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DRUG FORMULARY A drug formulary is a list of medications approved for coverage and treatment of members by the Pharmacy and Therapeutics (P&T) Committee. Drugs are selected for this list based on therapeutic effectiveness, safety and cost. The formulary is designed to act as a guide to plan providers when prescribing medications for plan members.

PHARMACY AND THERAPEUTIC COMMITTEE The Pharmacy and Therapeutics (P&T) Committee is made up of community physicians and pharmacists which meet on a quarterly basis. Performance of P&T Committee functions for CHP is provided by the Office of Managed Care Medical Affairs Committee and the Los Angeles County Department of Health Services P&T Committee. The interactive process involving these two committees provides oversight on the usage of medications. The P&T Committee also aids in the development of guidelines for the proper use of participating plan physicians and pharmacists.

NON-FORMULARY DRUG REQUESTS If a prescribed drug is not on the formulary (non-formulary) and the doctor cannot change the drug to a formulary product, a prior authorization must be requested before the medication can be dispensed. The doctor is to contact the CHP Pharmacy Exceptions Department for evaluation during regular business hours or fax the request to the Office of Managed Care, Pharmacy Exceptions Program. Authorization for non- formulary drugs will be issued based on medical justification.

PRIOR AUTHORIZATIONS Prior Authorizations (PA) is the process to obtain medically necessary medications that are not included in the formulary. The purpose of the authorization is not to deny access to certain medications but to assess the appropriateness of treatment and determine medical necessity. Non-formulary and certain formulary drug require prior authorization. The use of these medications must meet CHP guidelines and Federal Drug Administration (FDA) approved indications. PA Drugs should be used only when formulary choices have failed, or when a contraindication to an alternative exists. Off-label use of a FDA approved formulary medication for life threatening or chronic and seriously debilitating conditions will be evaluated based on medical justification.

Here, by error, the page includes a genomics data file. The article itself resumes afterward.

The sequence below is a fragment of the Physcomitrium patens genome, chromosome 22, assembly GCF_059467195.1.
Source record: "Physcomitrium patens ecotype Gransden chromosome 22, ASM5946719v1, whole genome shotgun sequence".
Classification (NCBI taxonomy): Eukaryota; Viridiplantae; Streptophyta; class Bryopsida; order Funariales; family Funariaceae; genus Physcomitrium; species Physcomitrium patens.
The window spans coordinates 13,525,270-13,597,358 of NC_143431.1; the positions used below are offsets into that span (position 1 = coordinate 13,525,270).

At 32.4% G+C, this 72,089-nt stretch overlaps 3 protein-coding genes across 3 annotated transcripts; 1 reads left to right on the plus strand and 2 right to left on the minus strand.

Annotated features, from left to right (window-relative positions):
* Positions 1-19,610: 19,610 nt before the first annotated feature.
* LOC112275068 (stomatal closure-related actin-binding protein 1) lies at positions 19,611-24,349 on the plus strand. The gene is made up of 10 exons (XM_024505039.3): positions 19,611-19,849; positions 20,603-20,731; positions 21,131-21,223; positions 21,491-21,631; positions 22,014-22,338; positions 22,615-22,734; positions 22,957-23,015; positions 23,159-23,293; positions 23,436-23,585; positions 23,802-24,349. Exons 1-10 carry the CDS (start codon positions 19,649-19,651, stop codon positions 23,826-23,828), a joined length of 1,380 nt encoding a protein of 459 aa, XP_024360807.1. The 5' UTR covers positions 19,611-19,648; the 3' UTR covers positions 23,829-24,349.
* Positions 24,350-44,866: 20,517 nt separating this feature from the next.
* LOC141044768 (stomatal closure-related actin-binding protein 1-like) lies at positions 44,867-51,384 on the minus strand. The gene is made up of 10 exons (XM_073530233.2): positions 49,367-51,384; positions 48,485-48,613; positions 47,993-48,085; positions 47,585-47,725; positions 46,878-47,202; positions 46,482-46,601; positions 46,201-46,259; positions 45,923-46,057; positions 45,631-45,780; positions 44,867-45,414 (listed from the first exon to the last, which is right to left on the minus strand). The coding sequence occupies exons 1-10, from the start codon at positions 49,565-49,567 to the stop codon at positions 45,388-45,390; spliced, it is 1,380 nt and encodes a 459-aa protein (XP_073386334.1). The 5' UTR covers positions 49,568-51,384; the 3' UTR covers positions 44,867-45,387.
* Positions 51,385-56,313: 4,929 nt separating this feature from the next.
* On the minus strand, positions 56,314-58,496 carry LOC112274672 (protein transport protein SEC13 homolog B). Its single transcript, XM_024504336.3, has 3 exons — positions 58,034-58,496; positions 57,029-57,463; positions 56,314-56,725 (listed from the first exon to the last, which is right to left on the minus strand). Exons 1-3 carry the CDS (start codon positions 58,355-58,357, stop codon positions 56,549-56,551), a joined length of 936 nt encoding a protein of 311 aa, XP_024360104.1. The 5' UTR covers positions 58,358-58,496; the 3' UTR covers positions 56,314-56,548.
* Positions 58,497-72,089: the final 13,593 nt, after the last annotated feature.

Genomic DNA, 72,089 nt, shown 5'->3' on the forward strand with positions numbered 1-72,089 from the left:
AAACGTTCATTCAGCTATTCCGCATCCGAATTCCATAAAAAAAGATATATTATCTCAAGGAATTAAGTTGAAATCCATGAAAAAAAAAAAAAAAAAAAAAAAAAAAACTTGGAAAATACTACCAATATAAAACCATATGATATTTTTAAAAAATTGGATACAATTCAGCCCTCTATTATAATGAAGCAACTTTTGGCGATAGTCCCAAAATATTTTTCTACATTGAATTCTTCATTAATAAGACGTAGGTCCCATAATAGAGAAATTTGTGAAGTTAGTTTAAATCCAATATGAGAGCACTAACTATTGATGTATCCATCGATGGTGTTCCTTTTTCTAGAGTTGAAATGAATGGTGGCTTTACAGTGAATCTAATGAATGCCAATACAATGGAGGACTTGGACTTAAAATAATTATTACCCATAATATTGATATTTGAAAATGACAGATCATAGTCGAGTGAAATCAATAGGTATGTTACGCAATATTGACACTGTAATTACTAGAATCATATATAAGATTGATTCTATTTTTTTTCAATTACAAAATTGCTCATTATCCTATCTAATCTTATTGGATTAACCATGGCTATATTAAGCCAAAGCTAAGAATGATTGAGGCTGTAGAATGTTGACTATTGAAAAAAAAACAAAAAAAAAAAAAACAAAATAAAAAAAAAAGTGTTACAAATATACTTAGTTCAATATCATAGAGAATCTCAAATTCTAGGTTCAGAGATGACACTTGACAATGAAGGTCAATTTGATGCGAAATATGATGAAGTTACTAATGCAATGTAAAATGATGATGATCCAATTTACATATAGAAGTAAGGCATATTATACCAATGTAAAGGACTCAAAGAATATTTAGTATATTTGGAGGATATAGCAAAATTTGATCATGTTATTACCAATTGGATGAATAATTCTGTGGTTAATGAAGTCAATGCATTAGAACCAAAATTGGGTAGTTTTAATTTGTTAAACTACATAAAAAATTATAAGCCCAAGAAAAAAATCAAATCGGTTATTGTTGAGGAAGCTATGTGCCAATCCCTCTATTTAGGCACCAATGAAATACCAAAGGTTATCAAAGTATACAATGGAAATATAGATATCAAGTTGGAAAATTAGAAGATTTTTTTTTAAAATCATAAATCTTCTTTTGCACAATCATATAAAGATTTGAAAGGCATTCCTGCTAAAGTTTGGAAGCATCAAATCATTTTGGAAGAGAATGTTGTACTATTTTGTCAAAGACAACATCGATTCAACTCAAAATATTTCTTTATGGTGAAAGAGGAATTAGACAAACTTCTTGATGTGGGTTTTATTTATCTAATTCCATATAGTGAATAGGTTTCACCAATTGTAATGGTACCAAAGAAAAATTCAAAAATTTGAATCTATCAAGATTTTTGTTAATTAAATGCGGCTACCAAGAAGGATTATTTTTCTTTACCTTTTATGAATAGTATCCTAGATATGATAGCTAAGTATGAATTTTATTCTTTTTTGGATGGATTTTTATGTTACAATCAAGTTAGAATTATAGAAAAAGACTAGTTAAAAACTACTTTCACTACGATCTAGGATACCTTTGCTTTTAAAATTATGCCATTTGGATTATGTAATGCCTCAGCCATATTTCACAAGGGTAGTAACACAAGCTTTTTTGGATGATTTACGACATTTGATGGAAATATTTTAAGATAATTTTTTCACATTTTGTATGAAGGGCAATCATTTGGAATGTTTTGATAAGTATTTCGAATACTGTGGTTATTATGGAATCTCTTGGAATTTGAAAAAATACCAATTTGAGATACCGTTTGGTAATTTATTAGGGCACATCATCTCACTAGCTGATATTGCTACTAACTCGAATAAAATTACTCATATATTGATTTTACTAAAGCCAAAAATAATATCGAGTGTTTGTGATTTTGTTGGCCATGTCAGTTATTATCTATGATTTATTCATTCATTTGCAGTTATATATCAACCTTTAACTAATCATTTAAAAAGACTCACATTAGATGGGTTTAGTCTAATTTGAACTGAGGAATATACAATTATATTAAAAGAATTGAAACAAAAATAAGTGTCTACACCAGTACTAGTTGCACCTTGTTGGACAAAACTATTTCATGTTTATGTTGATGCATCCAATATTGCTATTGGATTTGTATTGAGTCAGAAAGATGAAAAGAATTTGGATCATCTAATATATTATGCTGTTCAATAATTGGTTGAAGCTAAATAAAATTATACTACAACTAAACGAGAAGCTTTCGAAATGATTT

AFTER HOURS PROCEDURES If member eligibility verification or prior authorization procedures for pharmaceutical coverage is disabled, the pharmacy should fill the prescription for enough medication until an approval for a formulary product can be obtained. Medications dispensed on an emergency basis shall not exceed a three- (3) day or 72-hour supply. Drugs, which are not part of the pharmacy benefit and excluded by CHP (see excluded drugs), will not be covered by this procedure. The pharmacist may call for an after hours authorization at (800) 832-MEDI. At no time should a patient not receive a needed medication.

EXCLUDED DRUGS Excluded drugs are medications that are not reimbursable under the pharmacy benefit. Examples of these drugs include drugs for cosmetics purposes, lifestyle drugs, weight loss or appetite suppressants, and progesterone compounds for PMS treatment. Injectable medications, (except insulin, glucagons, and ANA kits), which in general are not covered under the pharmacy benefit but may be obtained through the physician’s office as a medical benefit. Also excluded are experimental or investigational drugs, unless accepted for use by the standards of the medical community and herbal, nutritional and dietary supplements (except for special food products or formulas to treat phenylketonuria). Newly introduced medications are generally excluded until the P&T Committee has evaluated the drug.

GENERIC DRUGS The CHP prescription benefit requires the dispensing of FDA approved bioequivalent multisource drugs whenever appropriate. If the doctor requests a specific brand medication to be dispensed, this must be indicated on the face of the prescription (DAW 1). Brand names will not be dispensed solely on patient preference. The P&T Committee recognizes that there are medications that have narrow therapeutic dosing characteristics. These medications are classified as having a Narrow Therapeutic Index (NTI). The P&T Committee discourages the use of generic substitution for drugs that are classified in this manner.


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